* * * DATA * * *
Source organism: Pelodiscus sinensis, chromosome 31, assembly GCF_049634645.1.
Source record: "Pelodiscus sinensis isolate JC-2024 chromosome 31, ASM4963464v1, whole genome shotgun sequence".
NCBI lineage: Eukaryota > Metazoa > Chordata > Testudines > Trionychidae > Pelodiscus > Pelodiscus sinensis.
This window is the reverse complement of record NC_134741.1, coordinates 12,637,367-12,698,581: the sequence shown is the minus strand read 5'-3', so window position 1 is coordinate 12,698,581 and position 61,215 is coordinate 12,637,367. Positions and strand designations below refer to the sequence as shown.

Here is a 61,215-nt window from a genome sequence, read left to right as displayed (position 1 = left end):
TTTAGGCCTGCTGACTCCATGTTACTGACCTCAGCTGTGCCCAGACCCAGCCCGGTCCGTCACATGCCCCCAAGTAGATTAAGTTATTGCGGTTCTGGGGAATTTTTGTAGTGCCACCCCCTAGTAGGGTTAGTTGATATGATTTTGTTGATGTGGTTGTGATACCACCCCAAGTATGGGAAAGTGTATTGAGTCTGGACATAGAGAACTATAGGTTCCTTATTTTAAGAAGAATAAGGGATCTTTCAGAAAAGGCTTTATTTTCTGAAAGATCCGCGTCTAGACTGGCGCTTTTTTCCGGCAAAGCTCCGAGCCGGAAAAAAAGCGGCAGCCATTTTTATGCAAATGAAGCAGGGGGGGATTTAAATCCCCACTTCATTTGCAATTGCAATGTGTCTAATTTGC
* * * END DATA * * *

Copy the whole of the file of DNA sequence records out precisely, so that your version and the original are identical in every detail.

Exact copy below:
Source organism: Pelodiscus sinensis, chromosome 31, assembly GCF_049634645.1.
Source record: "Pelodiscus sinensis isolate JC-2024 chromosome 31, ASM4963464v1, whole genome shotgun sequence".
NCBI lineage: Eukaryota > Metazoa > Chordata > Testudines > Trionychidae > Pelodiscus > Pelodiscus sinensis.
This window is the reverse complement of record NC_134741.1, coordinates 12,637,367-12,698,581: the sequence shown is the minus strand read 5'-3', so window position 1 is coordinate 12,698,581 and position 61,215 is coordinate 12,637,367. Positions and strand designations below refer to the sequence as shown.

Here is a 61,215-nt window from a genome sequence, read left to right as displayed (position 1 = left end):
TTTAGGCCTGCTGACTCCATGTTACTGACCTCAGCTGTGCCCAGACCCAGCCCGGTCCGTCACATGCCCCCAAGTAGATTAAGTTATTGCGGTTCTGGGGAATTTTTGTAGTGCCACCCCCTAGTAGGGTTAGTTGATATGATTTTGTTGATGTGGTTGTGATACCACCCCAAGTATGGGAAAGTGTATTGAGTCTGGACATAGAGAACTATAGGTTCCTTATTTTAAGAAGAATAAGGGATCTTTCAGAAAAGGCTTTATTTTCTGAAAGATCCGCGTCTAGACTGGCGCTTTTTTCCGGCAAAGCTCCGAGCCGGAAAAAAAGCGGCAGCCATTTTTATGCAAATGAAGCAGGGGGGGATTTAAATCCCCACTTCATTTGCAATTGCAATGTGTCTAATTTGC